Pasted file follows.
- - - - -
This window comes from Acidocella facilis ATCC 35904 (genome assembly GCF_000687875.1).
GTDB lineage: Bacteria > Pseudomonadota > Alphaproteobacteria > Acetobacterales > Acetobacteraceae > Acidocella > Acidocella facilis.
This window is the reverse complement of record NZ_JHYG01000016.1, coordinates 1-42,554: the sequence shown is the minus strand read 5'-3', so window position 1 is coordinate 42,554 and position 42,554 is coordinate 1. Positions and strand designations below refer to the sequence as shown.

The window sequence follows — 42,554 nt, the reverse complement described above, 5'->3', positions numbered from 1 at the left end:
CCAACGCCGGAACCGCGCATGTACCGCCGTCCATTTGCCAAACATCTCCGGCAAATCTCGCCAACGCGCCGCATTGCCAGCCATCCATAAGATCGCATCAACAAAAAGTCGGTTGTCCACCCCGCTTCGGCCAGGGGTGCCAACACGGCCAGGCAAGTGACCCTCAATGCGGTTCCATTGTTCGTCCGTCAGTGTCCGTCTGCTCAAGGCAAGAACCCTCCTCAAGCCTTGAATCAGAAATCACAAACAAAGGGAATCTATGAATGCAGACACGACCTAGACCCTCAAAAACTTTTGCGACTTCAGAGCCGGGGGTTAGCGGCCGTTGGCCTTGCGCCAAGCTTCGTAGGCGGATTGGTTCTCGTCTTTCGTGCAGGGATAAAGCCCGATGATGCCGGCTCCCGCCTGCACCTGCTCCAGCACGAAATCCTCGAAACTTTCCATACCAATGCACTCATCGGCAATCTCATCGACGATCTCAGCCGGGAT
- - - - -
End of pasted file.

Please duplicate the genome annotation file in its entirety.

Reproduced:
This window comes from Acidocella facilis ATCC 35904 (genome assembly GCF_000687875.1).
GTDB lineage: Bacteria > Pseudomonadota > Alphaproteobacteria > Acetobacterales > Acetobacteraceae > Acidocella > Acidocella facilis.
This window is the reverse complement of record NZ_JHYG01000016.1, coordinates 1-42,554: the sequence shown is the minus strand read 5'-3', so window position 1 is coordinate 42,554 and position 42,554 is coordinate 1. Positions and strand designations below refer to the sequence as shown.

The window sequence follows — 42,554 nt, the reverse complement described above, 5'->3', positions numbered from 1 at the left end:
CCAACGCCGGAACCGCGCATGTACCGCCGTCCATTTGCCAAACATCTCCGGCAAATCTCGCCAACGCGCCGCATTGCCAGCCATCCATAAGATCGCATCAACAAAAAGTCGGTTGTCCACCCCGCTTCGGCCAGGGGTGCCAACACGGCCAGGCAAGTGACCCTCAATGCGGTTCCATTGTTCGTCCGTCAGTGTCCGTCTGCTCAAGGCAAGAACCCTCCTCAAGCCTTGAATCAGAAATCACAAACAAAGGGAATCTATGAATGCAGACACGACCTAGACCCTCAAAAACTTTTGCGACTTCAGAGCCGGGGGTTAGCGGCCGTTGGCCTTGCGCCAAGCTTCGTAGGCGGATTGGTTCTCGTCTTTCGTGCAGGGATAAAGCCCGATGATGCCGGCTCCCGCCTGCACCTGCTCCAGCACGAAATCCTCGAAACTTTCCATACCAATGCACTCATCGGCAATCTCATCGACGATCTCAGCCGGGAT